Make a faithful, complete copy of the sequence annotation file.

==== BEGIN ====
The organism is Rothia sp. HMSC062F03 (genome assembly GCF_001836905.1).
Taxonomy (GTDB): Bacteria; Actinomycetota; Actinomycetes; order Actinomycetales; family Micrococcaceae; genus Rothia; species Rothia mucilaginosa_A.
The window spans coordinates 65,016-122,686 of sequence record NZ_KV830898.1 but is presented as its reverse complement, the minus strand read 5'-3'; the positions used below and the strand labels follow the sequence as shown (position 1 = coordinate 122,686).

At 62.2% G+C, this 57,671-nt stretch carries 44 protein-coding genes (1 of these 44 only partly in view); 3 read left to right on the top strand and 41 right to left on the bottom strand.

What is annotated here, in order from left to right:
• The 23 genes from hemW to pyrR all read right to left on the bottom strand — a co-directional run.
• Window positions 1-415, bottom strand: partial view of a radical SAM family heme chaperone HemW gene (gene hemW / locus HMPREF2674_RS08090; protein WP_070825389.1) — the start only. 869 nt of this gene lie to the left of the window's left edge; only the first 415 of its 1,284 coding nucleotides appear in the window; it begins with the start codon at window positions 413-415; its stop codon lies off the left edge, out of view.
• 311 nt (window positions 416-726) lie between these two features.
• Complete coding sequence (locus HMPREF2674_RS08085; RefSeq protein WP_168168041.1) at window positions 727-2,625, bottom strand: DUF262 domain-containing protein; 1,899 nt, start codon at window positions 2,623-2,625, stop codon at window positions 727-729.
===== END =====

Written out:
The organism is Rothia sp. HMSC062F03 (genome assembly GCF_001836905.1).
Taxonomy (GTDB): Bacteria; Actinomycetota; Actinomycetes; order Actinomycetales; family Micrococcaceae; genus Rothia; species Rothia mucilaginosa_A.
The window spans coordinates 65,016-122,686 of sequence record NZ_KV830898.1 but is presented as its reverse complement, the minus strand read 5'-3'; the positions used below and the strand labels follow the sequence as shown (position 1 = coordinate 122,686).

At 62.2% G+C, this 57,671-nt stretch carries 44 protein-coding genes (1 of these 44 only partly in view); 3 read left to right on the top strand and 41 right to left on the bottom strand.

What is annotated here, in order from left to right:
• The 23 genes from hemW to pyrR all read right to left on the bottom strand — a co-directional run.
• Window positions 1-415, bottom strand: partial view of a radical SAM family heme chaperone HemW gene (gene hemW / locus HMPREF2674_RS08090; protein WP_070825389.1) — the start only. 869 nt of this gene lie to the left of the window's left edge; only the first 415 of its 1,284 coding nucleotides appear in the window; it begins with the start codon at window positions 413-415; its stop codon lies off the left edge, out of view.
• 311 nt (window positions 416-726) lie between these two features.
• Complete coding sequence (locus HMPREF2674_RS08085; RefSeq protein WP_168168041.1) at window positions 727-2,625, bottom strand: DUF262 domain-containing protein; 1,899 nt, start codon at window positions 2,623-2,625, stop codon at window positions 727-729.